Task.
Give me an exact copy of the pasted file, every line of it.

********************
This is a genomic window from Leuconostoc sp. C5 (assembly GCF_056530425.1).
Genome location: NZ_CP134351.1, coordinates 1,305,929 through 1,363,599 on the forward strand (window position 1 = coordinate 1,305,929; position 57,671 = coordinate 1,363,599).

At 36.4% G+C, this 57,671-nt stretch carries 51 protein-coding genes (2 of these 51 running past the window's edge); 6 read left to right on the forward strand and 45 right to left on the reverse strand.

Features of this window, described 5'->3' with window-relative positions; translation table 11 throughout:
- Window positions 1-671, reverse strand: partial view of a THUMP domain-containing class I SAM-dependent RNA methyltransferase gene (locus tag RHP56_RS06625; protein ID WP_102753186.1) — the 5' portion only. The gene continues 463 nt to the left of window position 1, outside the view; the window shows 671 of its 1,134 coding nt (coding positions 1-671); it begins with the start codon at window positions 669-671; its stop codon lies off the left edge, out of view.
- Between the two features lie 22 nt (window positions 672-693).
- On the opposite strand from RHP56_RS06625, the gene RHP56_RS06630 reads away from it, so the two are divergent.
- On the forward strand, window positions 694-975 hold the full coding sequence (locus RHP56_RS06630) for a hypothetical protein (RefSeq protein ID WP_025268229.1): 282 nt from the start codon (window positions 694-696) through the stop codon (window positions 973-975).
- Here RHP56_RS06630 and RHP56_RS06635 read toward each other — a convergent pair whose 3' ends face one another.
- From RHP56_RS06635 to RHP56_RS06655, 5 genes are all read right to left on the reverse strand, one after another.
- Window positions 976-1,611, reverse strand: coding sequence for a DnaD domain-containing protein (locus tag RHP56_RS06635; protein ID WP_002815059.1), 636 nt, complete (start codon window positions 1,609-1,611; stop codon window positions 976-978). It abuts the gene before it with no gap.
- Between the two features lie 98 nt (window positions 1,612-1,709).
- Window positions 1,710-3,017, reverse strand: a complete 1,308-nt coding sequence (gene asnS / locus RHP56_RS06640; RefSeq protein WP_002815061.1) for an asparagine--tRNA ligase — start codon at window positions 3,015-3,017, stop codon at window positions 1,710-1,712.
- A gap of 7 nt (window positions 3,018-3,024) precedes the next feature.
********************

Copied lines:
This is a genomic window from Leuconostoc sp. C5 (assembly GCF_056530425.1).
Genome location: NZ_CP134351.1, coordinates 1,305,929 through 1,363,599 on the forward strand (window position 1 = coordinate 1,305,929; position 57,671 = coordinate 1,363,599).

At 36.4% G+C, this 57,671-nt stretch carries 51 protein-coding genes (2 of these 51 running past the window's edge); 6 read left to right on the forward strand and 45 right to left on the reverse strand.

Features of this window, described 5'->3' with window-relative positions; translation table 11 throughout:
- Window positions 1-671, reverse strand: partial view of a THUMP domain-containing class I SAM-dependent RNA methyltransferase gene (locus tag RHP56_RS06625; protein ID WP_102753186.1) — the 5' portion only. The gene continues 463 nt to the left of window position 1, outside the view; the window shows 671 of its 1,134 coding nt (coding positions 1-671); it begins with the start codon at window positions 669-671; its stop codon lies off the left edge, out of view.
- Between the two features lie 22 nt (window positions 672-693).
- On the opposite strand from RHP56_RS06625, the gene RHP56_RS06630 reads away from it, so the two are divergent.
- On the forward strand, window positions 694-975 hold the full coding sequence (locus RHP56_RS06630) for a hypothetical protein (RefSeq protein ID WP_025268229.1): 282 nt from the start codon (window positions 694-696) through the stop codon (window positions 973-975).
- Here RHP56_RS06630 and RHP56_RS06635 read toward each other — a convergent pair whose 3' ends face one another.
- From RHP56_RS06635 to RHP56_RS06655, 5 genes are all read right to left on the reverse strand, one after another.
- Window positions 976-1,611, reverse strand: coding sequence for a DnaD domain-containing protein (locus tag RHP56_RS06635; protein ID WP_002815059.1), 636 nt, complete (start codon window positions 1,609-1,611; stop codon window positions 976-978). It abuts the gene before it with no gap.
- Between the two features lie 98 nt (window positions 1,612-1,709).
- Window positions 1,710-3,017, reverse strand: a complete 1,308-nt coding sequence (gene asnS / locus RHP56_RS06640; RefSeq protein WP_002815061.1) for an asparagine--tRNA ligase — start codon at window positions 3,015-3,017, stop codon at window positions 1,710-1,712.
- A gap of 7 nt (window positions 3,018-3,024) precedes the next feature.